There have been rumblings amongst Australian gambling officials since last year that suggest that Australia may soon consider loot boxes in video games to count as gambling. Last July, The Environment and Communications Committee started looking into instances of loot boxes in video games, in order to assess the possible similarities between loot boxes and gambling. While the study’s purpose was not to determine if loot boxes constitute gambling within Australian law, its findings definitely mirror the results of similar studies undertaken by countries who later went on to declare luck-based microtransactions to be gambling, such as the Netherlands and Belgium. The full public document can be found in this pdf.
“+ Our large-scale study (n=7,422) found important links between loot box spending and problem gambling. The more severe gamers’ problem gambling was, the more likely they were to spend large amounts of money on loot boxes.
+ These results strongly support claims that loot boxes are psychologically akin to gambling.
+ These results also suggest that there is a serious risk for loot boxes to cause gambling-related harm. More specifically, they suggest that either:
– Loot boxes act as a gateway to problem gambling amongst gamers.
– Loot boxes provide games companies with an unregulated way of exploiting gambling disorders amongst their customers.
+ Given the relationship between loot box use and problem gambling outlined above, we recommend that:
– Games containing loot boxes carry parental advisories.
– Games containing loot boxes carry descriptors that indicate the presence of in-game gambling content.
– Serious consideration is given to restricting games that contain loot boxes to players of legal gambling age.”
In addition, the report doesn’t seem to be buying the old industry excuse that loot boxes are more comparable to trading cards than gambling. The report states:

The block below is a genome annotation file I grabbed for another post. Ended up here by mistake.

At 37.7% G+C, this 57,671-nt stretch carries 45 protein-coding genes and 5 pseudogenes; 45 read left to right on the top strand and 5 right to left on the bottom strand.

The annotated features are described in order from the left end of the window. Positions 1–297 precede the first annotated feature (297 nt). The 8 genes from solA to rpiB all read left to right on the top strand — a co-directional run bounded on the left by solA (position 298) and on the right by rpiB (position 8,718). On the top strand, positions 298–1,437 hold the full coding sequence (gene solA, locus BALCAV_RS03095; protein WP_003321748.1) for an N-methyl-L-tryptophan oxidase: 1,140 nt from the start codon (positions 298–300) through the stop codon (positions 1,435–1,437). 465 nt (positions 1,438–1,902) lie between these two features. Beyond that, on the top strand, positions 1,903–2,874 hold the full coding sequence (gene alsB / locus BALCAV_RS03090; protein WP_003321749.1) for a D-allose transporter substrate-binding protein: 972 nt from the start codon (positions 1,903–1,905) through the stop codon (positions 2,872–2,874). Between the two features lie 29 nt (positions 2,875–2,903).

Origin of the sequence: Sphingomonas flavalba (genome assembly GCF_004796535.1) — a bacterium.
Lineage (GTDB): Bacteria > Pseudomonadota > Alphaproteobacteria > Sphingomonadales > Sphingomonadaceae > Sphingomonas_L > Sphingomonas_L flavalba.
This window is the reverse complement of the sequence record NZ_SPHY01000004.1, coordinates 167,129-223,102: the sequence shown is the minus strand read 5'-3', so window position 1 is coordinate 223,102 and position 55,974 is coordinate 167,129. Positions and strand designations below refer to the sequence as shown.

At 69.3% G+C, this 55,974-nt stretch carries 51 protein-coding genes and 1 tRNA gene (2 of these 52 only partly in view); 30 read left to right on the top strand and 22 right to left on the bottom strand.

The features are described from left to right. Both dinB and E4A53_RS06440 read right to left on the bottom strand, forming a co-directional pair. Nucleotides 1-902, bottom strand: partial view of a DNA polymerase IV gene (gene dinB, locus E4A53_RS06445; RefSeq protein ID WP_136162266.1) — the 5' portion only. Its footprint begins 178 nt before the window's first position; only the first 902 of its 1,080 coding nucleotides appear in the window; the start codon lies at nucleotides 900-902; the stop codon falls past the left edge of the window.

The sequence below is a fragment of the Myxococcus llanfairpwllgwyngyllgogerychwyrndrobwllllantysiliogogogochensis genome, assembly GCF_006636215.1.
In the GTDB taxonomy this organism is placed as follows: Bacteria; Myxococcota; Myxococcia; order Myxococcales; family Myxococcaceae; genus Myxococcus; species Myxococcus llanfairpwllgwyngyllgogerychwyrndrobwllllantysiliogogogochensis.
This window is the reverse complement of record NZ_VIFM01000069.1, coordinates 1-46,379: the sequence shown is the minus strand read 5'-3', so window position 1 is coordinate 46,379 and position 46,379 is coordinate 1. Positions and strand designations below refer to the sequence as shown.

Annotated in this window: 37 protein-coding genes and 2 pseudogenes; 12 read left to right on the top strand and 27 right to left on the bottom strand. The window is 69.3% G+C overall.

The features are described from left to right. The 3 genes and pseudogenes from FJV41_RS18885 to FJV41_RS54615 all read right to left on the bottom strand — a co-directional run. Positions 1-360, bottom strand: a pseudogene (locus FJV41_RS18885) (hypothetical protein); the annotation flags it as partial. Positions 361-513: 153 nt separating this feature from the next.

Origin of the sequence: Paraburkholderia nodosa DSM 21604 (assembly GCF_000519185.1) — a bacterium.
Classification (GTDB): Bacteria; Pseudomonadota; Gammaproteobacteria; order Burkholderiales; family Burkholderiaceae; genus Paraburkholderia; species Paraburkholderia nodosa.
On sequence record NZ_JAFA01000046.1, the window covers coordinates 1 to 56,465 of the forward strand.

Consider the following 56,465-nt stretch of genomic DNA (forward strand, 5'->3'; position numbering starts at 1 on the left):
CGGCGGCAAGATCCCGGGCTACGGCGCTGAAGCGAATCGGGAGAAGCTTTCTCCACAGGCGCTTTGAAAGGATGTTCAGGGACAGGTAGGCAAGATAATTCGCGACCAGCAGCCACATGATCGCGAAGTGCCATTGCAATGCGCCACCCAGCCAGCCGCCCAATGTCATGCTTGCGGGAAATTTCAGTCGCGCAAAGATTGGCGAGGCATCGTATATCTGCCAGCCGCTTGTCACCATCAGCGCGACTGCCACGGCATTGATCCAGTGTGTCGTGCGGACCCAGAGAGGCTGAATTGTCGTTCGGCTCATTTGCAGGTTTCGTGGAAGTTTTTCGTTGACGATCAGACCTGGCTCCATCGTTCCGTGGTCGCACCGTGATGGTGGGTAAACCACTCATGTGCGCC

“Spending large amounts of money on loot boxes was associated with problematic levels of spending on other forms of gambling. This is what one would expect if loot boxes psychologically constituted a form of gambling. It is not what one would expect if loot boxes were, instead, psychologically comparable to baseball cards.”
Historically, Australia’s 2001 Interactive Gambling Act hasn’t applied to micro-transactions in video games because the law refers mainly to games that are played with the intent of winning money that can be “cashed out”. Video games have avoided falling under this law by keeping their rewards in-game. However, the distinction has gotten murkier since the rise in betting sites that allow users to bet and swap these in-game items for a cash trade out.
We might hear more from the committee, as the end date for the report has been extended to October 17. Though it’s unlikely that the report will lead to the regulation or ban of the loot box right away, it’s a necessary stepping stone. It’s more bad news for publishers such as EA though, who might really need to reconsider their stance on luck-based micro-transactions if they want their games to continue to be sold in the Australian market.